Irish Times Property Clinic 6th of March 2014

 

Publishing Date; Thursday the 6th day of March 2014.

 

Q. I own a top floor apartment in an older complex (developed some 30 years ago). Unfortunately the roof was damaged during the recent storms and leaks have now occurred. Despite numerous phone calls and letters, the management company is refusing to fix the leaks, saying that I should fix them myself. There is a sinking fund in place with sufficient monies to carry out the repair.

What are my options in this situation? I can't occupy the property until the roof is fixed, however I don't own the roof to fix it.

 

A. You are quite right in that you do not have the authority to fix the roof yourself nor are you required to do so. The roof is a shared structure and is the responsibility of the owners’ management company (OMC) to maintain.

I am assuming that you have attempted to contact the board of directors in an amicable fashion on numerous occasions with a clear outline of your concerns and provided them with your contact details.  As you have exhausted the standard channels of communication you must now escalate the matter to protect your interests.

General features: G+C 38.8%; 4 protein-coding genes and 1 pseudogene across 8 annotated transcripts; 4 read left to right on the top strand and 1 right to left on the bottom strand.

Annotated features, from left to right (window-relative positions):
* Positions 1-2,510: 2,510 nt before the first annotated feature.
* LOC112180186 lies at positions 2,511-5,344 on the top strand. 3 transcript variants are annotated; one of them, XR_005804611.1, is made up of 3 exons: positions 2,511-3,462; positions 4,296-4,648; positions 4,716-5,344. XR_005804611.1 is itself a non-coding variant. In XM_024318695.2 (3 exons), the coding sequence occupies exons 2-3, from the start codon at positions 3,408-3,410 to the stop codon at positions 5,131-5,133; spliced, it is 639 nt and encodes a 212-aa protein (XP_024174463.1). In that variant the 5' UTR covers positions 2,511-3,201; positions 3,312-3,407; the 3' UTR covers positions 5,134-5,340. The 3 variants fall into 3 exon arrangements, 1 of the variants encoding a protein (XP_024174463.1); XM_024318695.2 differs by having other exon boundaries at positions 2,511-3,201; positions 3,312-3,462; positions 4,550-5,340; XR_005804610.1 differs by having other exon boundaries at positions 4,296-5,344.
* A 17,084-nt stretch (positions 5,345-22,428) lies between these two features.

Any further delays will only lead to a potential claim on the block policy for damage caused to your property and this in turn will lead to a greater shared cost by way of increased future premiums on all members of the OMC to bear.

1.Send a registered letter to the board of the owners’ management company at the registered office address detailing the issue. The letter must be signed and dated and include your residing postal address and contact number.  In the letter advise of the previous correspondence detailing the dates, times and persons contacted. Confirm that you will allow five business days for a written response which must include an undertaking to address the leak and outlines the contractors contact details tasked to fix the roof and the particulars of their instructions. Your letter should also be faxed and emailed to the board on the same day if possible.

 

2.Should the five days lapse without a formal response, write a registered letter that is signed and dated advising them that you wish them to contact the policy provider of their director and officers liability insurance as you intend to make a claim against them. 

 

3.Forward the matter to your solicitor to act on your behalf.

Points 1 and 2 should get you an adequate response without the outlay of legal costs. If however the board persist in ignoring your plight you may have no option but to proceed to point three thereafter. It must be said that a licensed property service provider would be well versed in dealing with such issues for owners’ management company members without requiring the above intervention by you.

 

Paul Huberman is a member of the Property & Facilities Management Professional Group of the Society of Chartered Surveyors Ireland www.scsi.ie  

 

 

Author: Paul Huberman of H&H Property Management Consultants Ltd

Publish Date: 06/03/2013

 

 

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